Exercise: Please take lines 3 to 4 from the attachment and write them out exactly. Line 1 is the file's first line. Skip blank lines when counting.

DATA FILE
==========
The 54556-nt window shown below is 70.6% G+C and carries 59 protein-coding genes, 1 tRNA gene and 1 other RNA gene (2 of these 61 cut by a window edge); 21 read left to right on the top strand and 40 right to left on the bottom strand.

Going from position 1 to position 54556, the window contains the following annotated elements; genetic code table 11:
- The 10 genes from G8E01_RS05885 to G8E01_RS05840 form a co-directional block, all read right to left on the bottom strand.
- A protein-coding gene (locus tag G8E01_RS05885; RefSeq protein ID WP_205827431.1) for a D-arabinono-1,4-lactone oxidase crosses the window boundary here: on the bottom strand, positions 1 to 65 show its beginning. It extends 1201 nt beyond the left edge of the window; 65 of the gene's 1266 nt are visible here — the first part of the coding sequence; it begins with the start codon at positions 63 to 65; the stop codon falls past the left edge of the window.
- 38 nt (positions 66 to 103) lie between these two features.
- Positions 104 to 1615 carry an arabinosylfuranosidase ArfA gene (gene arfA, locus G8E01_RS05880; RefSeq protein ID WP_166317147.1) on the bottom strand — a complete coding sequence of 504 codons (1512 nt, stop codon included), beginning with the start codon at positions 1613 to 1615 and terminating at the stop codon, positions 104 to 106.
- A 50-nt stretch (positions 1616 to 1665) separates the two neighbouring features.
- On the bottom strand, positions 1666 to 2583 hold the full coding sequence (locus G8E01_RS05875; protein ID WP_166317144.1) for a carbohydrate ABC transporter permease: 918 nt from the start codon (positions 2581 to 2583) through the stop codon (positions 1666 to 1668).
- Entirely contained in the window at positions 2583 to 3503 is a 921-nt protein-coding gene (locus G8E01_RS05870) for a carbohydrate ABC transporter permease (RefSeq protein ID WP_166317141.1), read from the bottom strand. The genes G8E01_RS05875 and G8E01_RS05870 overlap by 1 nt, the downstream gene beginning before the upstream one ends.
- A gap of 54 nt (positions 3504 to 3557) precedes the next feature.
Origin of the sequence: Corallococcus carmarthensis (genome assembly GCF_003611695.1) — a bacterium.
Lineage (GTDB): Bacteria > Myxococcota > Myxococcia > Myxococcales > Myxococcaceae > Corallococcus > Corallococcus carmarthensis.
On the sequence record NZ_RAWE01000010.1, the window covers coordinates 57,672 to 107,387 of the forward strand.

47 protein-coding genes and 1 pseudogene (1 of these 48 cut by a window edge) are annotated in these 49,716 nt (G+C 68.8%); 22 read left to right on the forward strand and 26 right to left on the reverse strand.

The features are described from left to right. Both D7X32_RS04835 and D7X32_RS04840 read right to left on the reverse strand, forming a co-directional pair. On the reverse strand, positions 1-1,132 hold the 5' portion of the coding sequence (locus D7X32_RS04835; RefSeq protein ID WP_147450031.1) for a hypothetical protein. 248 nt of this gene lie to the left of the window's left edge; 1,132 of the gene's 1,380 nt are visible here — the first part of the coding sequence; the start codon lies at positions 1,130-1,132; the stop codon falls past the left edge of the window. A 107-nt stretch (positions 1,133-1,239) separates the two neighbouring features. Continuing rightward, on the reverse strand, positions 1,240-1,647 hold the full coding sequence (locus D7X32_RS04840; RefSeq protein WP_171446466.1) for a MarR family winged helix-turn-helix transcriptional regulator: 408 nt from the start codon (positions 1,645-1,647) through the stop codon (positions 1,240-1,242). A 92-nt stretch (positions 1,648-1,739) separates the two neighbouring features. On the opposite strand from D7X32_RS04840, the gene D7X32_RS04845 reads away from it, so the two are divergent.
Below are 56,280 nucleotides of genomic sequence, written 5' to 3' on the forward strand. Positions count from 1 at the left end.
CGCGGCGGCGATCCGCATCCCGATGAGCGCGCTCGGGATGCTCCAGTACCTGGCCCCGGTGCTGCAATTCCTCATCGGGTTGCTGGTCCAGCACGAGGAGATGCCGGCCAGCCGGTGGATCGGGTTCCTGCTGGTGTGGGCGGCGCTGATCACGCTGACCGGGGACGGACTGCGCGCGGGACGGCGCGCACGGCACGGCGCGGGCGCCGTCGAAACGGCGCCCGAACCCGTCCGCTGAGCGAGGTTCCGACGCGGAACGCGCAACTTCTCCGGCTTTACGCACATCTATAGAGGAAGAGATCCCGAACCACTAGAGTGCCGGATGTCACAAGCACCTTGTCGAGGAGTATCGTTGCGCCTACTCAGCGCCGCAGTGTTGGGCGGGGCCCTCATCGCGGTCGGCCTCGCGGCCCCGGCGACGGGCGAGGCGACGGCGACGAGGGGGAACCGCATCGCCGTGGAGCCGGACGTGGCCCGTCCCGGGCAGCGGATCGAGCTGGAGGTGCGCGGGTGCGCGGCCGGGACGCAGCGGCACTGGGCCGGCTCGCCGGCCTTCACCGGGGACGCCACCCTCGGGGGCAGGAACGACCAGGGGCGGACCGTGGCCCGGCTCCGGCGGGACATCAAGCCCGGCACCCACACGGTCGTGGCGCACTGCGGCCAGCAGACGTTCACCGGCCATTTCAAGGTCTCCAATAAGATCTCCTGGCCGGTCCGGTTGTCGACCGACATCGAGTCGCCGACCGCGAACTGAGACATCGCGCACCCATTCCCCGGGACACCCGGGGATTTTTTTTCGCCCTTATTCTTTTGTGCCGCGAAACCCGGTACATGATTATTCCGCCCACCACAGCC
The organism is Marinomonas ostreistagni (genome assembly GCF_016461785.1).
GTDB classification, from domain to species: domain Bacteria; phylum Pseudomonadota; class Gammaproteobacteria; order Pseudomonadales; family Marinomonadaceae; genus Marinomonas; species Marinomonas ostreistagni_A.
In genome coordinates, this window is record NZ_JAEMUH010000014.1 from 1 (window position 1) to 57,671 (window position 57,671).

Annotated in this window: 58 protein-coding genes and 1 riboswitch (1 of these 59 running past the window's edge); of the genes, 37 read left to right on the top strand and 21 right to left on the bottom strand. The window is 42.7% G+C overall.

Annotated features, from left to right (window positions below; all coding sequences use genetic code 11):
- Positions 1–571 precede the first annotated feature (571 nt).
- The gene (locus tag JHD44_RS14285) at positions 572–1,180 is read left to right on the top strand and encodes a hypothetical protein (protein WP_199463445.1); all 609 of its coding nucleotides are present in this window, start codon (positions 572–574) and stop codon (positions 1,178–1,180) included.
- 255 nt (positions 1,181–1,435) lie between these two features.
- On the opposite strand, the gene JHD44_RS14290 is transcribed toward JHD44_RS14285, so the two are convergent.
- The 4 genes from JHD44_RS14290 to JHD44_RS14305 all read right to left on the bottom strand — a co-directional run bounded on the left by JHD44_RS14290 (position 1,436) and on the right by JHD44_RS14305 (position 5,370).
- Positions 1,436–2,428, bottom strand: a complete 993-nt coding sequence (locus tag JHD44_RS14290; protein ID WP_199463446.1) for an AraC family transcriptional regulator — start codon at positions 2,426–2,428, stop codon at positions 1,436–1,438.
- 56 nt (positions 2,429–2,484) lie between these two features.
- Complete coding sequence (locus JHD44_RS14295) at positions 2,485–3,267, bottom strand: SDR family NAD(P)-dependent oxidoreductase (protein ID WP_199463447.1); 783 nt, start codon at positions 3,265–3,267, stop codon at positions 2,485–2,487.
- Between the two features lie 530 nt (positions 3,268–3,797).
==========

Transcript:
- The 10 genes from G8E01_RS05885 to G8E01_RS05840 form a co-directional block, all read right to left on the bottom strand.
- A protein-coding gene (locus tag G8E01_RS05885; RefSeq protein ID WP_205827431.1) for a D-arabinono-1,4-lactone oxidase crosses the window boundary here: on the bottom strand, positions 1 to 65 show its beginning. It extends 1201 nt beyond the left edge of the window; 65 of the gene's 1266 nt are visible here — the first part of the coding sequence; it begins with the start codon at positions 63 to 65; the stop codon falls past the left edge of the window.